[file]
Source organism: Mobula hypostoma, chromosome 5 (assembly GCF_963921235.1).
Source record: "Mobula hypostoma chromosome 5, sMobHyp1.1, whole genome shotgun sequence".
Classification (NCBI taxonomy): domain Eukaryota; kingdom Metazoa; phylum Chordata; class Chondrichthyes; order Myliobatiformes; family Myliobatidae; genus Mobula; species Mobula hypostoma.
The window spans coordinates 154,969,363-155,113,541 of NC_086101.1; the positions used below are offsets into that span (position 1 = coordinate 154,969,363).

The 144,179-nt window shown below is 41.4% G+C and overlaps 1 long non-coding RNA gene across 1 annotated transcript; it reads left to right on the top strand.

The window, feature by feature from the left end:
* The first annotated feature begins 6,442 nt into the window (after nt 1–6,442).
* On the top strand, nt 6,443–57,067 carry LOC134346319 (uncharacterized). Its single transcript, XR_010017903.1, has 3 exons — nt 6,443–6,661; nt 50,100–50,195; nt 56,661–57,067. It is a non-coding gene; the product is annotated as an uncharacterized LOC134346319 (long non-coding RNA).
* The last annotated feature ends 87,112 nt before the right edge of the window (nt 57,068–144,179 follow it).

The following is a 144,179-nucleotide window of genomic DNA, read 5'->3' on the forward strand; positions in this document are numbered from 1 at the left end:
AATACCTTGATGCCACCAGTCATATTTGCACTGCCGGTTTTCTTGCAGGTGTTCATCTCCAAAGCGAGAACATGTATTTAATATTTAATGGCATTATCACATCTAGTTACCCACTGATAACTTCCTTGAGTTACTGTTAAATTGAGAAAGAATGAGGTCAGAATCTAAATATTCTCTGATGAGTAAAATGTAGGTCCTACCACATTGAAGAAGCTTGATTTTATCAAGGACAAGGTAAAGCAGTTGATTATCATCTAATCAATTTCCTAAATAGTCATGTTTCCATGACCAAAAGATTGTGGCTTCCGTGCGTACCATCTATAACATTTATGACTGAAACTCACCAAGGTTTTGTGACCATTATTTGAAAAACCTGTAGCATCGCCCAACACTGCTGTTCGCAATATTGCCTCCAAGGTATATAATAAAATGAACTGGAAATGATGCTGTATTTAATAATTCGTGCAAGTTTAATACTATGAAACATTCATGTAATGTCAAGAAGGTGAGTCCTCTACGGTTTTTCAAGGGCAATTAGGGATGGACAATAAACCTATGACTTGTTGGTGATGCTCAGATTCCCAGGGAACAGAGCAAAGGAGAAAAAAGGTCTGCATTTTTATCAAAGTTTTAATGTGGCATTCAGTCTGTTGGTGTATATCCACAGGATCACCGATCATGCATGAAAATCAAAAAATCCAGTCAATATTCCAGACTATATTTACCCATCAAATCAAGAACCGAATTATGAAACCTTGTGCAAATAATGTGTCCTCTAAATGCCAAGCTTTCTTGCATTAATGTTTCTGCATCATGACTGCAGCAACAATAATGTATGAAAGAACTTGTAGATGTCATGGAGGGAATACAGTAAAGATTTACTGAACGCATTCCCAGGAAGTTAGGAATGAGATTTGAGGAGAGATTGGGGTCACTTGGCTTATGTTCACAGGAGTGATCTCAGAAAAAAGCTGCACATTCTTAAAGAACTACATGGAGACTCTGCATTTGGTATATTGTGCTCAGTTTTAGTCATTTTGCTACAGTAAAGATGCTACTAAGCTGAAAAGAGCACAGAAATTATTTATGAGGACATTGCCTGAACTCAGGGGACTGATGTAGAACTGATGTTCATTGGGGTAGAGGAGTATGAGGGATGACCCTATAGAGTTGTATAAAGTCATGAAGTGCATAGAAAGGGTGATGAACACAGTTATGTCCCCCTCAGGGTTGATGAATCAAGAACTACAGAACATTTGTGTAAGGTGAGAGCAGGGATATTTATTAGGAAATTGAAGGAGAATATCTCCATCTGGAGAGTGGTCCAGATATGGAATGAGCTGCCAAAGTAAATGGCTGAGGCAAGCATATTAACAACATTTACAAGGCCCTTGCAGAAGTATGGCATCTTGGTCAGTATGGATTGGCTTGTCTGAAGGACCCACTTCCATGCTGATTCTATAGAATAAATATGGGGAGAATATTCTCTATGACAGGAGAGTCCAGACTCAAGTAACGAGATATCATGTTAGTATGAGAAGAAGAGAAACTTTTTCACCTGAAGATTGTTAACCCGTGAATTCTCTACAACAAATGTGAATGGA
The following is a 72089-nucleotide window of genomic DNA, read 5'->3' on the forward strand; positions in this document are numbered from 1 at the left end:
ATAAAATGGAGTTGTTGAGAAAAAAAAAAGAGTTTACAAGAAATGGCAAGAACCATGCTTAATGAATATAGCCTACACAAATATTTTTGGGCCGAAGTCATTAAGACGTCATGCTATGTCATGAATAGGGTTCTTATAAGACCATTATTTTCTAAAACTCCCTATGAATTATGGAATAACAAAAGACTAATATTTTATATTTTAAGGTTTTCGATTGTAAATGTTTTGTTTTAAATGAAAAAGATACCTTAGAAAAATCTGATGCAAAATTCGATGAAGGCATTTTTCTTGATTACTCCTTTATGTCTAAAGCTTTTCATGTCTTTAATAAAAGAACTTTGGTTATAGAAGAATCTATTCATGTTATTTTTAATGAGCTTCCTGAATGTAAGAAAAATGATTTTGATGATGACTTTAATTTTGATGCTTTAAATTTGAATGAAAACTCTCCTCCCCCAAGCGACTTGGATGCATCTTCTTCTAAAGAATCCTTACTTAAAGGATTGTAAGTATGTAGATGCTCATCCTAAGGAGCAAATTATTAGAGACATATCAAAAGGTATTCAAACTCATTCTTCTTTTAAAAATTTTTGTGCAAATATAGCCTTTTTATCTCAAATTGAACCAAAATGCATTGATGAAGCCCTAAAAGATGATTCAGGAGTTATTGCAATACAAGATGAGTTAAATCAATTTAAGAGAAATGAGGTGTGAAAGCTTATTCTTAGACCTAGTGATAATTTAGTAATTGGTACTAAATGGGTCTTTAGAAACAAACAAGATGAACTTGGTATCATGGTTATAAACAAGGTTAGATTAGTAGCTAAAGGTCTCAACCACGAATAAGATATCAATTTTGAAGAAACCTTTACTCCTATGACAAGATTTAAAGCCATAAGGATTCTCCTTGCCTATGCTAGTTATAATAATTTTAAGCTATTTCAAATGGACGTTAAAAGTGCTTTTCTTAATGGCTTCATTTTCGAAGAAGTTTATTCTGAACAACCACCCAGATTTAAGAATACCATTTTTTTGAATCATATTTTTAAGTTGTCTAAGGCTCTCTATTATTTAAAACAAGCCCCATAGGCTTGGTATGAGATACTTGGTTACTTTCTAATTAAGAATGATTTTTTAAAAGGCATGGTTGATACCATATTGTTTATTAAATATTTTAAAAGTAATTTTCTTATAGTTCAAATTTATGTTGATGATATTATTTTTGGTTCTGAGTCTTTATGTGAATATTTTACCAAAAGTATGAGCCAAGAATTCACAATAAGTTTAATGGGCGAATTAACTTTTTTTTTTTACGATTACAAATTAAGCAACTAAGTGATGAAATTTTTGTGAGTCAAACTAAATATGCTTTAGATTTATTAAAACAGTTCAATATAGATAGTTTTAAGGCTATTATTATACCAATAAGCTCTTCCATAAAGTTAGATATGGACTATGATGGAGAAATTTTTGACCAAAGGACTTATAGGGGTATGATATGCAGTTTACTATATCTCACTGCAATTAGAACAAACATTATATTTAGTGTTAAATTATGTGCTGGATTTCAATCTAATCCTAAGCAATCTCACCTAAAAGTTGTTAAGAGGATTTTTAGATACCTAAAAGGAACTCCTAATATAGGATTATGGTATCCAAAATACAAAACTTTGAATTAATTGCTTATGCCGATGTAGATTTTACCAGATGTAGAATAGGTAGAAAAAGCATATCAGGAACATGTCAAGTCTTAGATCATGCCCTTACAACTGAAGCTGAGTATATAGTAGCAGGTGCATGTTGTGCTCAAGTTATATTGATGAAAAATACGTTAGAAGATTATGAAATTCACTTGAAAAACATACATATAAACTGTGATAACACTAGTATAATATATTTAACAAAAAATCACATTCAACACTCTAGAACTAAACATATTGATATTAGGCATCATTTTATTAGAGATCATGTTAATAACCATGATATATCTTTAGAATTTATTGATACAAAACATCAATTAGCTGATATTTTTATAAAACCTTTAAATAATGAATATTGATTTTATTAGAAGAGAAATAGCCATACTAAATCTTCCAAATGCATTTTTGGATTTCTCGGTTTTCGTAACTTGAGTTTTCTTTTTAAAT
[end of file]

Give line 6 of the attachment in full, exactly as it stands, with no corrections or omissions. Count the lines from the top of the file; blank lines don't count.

The window, feature by feature from the left end: